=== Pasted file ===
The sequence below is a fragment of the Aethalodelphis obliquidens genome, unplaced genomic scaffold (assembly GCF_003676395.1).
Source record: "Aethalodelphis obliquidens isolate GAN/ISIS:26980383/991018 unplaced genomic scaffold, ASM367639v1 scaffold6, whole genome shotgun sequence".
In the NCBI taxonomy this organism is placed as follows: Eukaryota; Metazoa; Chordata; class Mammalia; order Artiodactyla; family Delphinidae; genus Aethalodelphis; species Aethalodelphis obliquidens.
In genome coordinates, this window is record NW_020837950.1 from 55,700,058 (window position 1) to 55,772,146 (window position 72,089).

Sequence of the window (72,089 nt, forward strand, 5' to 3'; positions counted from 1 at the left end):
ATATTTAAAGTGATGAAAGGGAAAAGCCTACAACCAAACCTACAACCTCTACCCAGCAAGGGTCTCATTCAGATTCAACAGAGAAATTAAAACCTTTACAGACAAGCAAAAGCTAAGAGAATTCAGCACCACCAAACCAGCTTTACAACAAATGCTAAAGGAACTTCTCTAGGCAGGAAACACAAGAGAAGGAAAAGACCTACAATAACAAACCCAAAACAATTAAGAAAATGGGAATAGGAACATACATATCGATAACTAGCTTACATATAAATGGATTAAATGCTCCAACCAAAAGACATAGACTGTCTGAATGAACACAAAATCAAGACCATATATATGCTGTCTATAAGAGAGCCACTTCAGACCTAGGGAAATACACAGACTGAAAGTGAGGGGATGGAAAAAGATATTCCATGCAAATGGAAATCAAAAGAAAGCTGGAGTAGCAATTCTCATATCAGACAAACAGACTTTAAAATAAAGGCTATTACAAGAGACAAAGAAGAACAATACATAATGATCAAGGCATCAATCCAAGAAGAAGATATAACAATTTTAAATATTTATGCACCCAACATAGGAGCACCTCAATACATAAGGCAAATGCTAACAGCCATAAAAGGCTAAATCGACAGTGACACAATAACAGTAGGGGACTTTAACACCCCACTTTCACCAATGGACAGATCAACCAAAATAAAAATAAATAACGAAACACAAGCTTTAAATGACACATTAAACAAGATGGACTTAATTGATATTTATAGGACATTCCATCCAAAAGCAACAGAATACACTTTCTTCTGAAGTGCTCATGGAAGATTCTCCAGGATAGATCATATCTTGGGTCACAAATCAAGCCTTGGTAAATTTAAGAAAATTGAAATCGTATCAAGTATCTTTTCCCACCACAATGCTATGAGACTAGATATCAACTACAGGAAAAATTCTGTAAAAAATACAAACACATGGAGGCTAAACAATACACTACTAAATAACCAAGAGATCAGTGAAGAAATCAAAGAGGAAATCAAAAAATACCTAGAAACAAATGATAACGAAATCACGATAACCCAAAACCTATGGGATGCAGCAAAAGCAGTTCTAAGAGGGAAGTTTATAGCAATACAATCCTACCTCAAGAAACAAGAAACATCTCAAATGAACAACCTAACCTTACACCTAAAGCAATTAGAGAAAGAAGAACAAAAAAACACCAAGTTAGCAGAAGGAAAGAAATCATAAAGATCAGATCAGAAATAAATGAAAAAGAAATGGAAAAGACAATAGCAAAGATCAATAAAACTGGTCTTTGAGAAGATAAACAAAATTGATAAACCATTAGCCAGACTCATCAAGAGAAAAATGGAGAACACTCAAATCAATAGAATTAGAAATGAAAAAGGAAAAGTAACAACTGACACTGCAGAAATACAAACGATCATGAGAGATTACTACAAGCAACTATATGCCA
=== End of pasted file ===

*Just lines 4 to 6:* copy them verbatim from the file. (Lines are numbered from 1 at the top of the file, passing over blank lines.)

In genome coordinates, this window is record NW_020837950.1 from 55,700,058 (window position 1) to 55,772,146 (window position 72,089).

Sequence of the window (72,089 nt, forward strand, 5' to 3'; positions counted from 1 at the left end):
ATATTTAAAGTGATGAAAGGGAAAAGCCTACAACCAAACCTACAACCTCTACCCAGCAAGGGTCTCATTCAGATTCAACAGAGAAATTAAAACCTTTACAGACAAGCAAAAGCTAAGAGAATTCAGCACCACCAAACCAGCTTTACAACAAATGCTAAAGGAACTTCTCTAGGCAGGAAACACAAGAGAAGGAAAAGACCTACAATAACAAACCCAAAACAATTAAGAAAATGGGAATAGGAACATACATATCGATAACTAGCTTACATATAAATGGATTAAATGCTCCAACCAAAAGACATAGACTGTCTGAATGAACACAAAATCAAGACCATATATATGCTGTCTATAAGAGAGCCACTTCAGACCTAGGGAAATACACAGACTGAAAGTGAGGGGATGGAAAAAGATATTCCATGCAAATGGAAATCAAAAGAAAGCTGGAGTAGCAATTCTCATATCAGACAAACAGACTTTAAAATAAAGGCTATTACAAGAGACAAAGAAGAACAATACATAATGATCAAGGCATCAATCCAAGAAGAAGATATAACAATTTTAAATATTTATGCACCCAACATAGGAGCACCTCAATACATAAGGCAAATGCTAACAGCCATAAAAGGCTAAATCGACAGTGACACAATAACAGTAGGGGACTTTAACACCCCACTTTCACCAATGGACAGATCAACCAAAATAAAAATAAATAACGAAACACAAGCTTTAAATGACACATTAAACAAGATGGACTTAATTGATATTTATAGGACATTCCATCCAAAAGCAACAGAATACACTTTCTTCTGAAGTGCTCATGGAAGATTCTCCAGGATAGATCATATCTTGGGTCACAAATCAAGCCTTGGTAAATTTAAGAAAATTGAAATCGTATCAAGTATCTTTTCCCACCACAATGCTATGAGACTAGATATCAACTACAGGAAAAATTCTGTAAAAAATACAAACACATGGAGGCTAAACAATACACTACTAAATAACCAAGAGATCAGTGAAGAAATCAAAGAGGAAATCAAAAAATACCTAGAAACAAATGATAACGAAATCACGATAACCCAAAACCTATGGGATGCAGCAAAAGCAGTTCTAAGAGGGAAGTTTATAGCAATACAATCCTACCTCAAGAAACAAGAAACATCTCAAATGAACAACCTAACCTTACACCTAAAGCAATTAGAGAAAGAAGAACAAAAAAACACCAAGTTAGCAGAAGGAAAGAAATCATAAAGATCAGATCAGAAATAAATGAAAAAGAAATGGAAAAGACAATAGCAAAGATCAATAAAACTGGTCTTTGAGAAGATAAACAAAATTGATAAACCATTAGCCAGACTCATCAAGAGAAAAATGGAGAACACTCAAATCAATAGAATTAGAAATGAAAAAGGAAAAGTAACAACTGACACTGCAGAAATACAAACGATCATGAGAGATTACTACAAGCAACTATATGCCA